Referring to both FIG. 1 and FIG. 2, the delays implemented by the delay elements 107, 109, 207 and 209 are determined during design of the electronic circuit. Given a range of applications to be implemented by the electronic circuit, the delays required to meet the maximum allowable value in the power consumption peaks can be calculated, and implemented by the delay elements. The frequency of the clock for generating clock signals 111 and 219 can be determined as well during design, and implemented by the clock. Alternatively, the electronic circuit may comprise a dedicated circuit, which measures the peaks in the power consumption and compares these values with a predetermined maximum allowable value. In response to the results of this comparison, the dedicated circuit determines the delays of the delay elements, required for meeting the maximum allowable value of the power consumption peaks, as well as the frequency of the clock for generating clock signals 111 and 219, and controls the delay elements and clock to implement these values, respectively.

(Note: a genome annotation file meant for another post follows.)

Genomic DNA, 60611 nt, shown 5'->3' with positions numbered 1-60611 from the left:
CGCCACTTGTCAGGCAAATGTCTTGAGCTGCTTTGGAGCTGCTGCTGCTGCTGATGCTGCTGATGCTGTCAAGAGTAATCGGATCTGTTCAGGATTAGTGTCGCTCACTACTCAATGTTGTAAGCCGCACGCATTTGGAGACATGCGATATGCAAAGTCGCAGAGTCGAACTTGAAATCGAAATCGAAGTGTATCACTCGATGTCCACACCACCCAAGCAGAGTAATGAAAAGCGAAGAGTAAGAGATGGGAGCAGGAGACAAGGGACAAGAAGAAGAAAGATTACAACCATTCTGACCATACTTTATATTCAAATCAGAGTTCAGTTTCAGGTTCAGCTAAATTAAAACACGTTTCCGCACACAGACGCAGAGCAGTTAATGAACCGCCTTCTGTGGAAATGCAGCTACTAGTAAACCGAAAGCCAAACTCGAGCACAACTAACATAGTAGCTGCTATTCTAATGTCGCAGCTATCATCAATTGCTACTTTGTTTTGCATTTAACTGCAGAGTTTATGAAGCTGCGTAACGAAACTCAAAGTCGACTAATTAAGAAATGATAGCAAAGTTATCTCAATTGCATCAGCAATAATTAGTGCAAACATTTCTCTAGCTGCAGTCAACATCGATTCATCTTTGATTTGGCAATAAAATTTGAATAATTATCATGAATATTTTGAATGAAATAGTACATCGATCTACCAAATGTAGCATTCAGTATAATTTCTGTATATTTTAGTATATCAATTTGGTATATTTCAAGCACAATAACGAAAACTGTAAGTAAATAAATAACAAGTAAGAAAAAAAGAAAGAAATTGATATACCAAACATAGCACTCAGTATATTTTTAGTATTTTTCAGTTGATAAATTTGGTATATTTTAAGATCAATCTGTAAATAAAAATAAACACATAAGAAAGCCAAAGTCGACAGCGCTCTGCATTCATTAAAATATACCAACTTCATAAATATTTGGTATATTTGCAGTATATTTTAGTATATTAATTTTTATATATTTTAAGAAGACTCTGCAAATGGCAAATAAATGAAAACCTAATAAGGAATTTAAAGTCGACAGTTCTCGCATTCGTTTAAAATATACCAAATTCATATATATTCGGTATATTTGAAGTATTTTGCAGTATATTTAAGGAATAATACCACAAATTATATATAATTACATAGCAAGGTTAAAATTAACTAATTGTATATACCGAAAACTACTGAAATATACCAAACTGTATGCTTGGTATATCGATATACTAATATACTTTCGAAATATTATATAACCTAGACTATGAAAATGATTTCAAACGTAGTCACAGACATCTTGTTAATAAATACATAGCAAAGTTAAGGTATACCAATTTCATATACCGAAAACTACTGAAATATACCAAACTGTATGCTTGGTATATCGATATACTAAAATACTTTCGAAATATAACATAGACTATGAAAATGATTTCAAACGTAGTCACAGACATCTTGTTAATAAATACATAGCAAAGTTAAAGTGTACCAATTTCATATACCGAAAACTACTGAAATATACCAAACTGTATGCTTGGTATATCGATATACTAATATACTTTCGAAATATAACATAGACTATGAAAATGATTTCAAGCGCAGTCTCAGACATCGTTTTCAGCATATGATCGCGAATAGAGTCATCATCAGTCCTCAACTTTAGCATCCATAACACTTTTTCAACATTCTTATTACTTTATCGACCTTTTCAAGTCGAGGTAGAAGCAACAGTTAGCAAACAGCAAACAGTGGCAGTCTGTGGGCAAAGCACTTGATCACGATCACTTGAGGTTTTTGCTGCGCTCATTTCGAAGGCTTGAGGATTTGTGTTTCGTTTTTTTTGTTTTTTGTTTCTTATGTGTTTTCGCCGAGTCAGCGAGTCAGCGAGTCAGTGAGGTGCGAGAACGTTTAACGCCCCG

FIG. 3 shows an electronic circuit according to the invention, including storage elements 301, 303 and 305, AND gates 307, 309 and 311, OR gates 313, 315 and 317 and flip-flops 319, 321 and 323. The electronic circuit also comprises processing elements, not shown in FIG. 3, for processing of the data elements stored in storage elements 301-305, and a clock, not shown in FIG. 3 as well, which generates a periodic clock signal 325. The electronic circuit may also comprise further storage elements, or processing elements, depending on the application of the electronic circuit, amongst others. In operation, the electronic circuit performs logic operation on input data, applied to the input of the electronic circuit, not shown in FIG. 3, and produces output data. In operation, the clock produces a periodic clock signal 325 that is both applied to the AND gates 307-311 and to the flip-flops 319-323, for generating a set of points in time for the respective storage elements 301-305. A control signal CS is applied to the OR gates 313-317. In case the control signal CS is equal to one, the OR gates 313-317 output a value equal to one, independent of the values stored in flip-flops 319-323, and the clock signal 325 is distributed to all the storage elements 301-305 simultaneously. Upon a clock signal 325, the storage elements 301-305 receive this signal, store their respective data elements and supply these to a respective processing element in parallel, as indicated by the arrows. In case the control signal CS is equal to zero, the distribution of the clock signal is under control of the flip-flops 319-323. Initially, flip-flop 319 stores a bit value equal to one, and flip-flops 321-323 store a value equal to zero. OR gate 313 outputs a value equal to one, while OR gates 315 and 317 output a value equal to zero. Upon a clock signal 325, the clock signal is only distributed to storage element 301, and storage element 301 stores a data element and supplies this to a processing element, as indicated by the arrows. Upon the clock signal 325 the flip-flops 319-323 supply the stored bit value to their successor, where flip-flop 319 receives the bit value stored in flip-flop 323. As a result, in the next clock cycle flip-flop 321 stores a bit value equal to one, and flip-flops 319 and 323 store a value equal to zero. Upon a next clock signal 325, storage element 303 stores a data element and supplies this to a processing element, and the bit value equal to one is stored in flip-flop 323. Upon another clock cycle 325, storage element 305 stores a data element and supplies this to a processing element, and the bit value equal to one is stored in flip-flop 319 again. Using a single clock, the trade-off between maximizing the performance and controlling the power consumption peaks can be exploited. During the latter, the frequency of the clock does not have to be lowered, in principle, to ensure data integrity, since a processing element always has at least one full clock cycle to finish its operation and before its output data is clocked into a storage element, for example. The frequency of the clock required for controlling the power consumption peaks can be determined during design of the electronic circuit.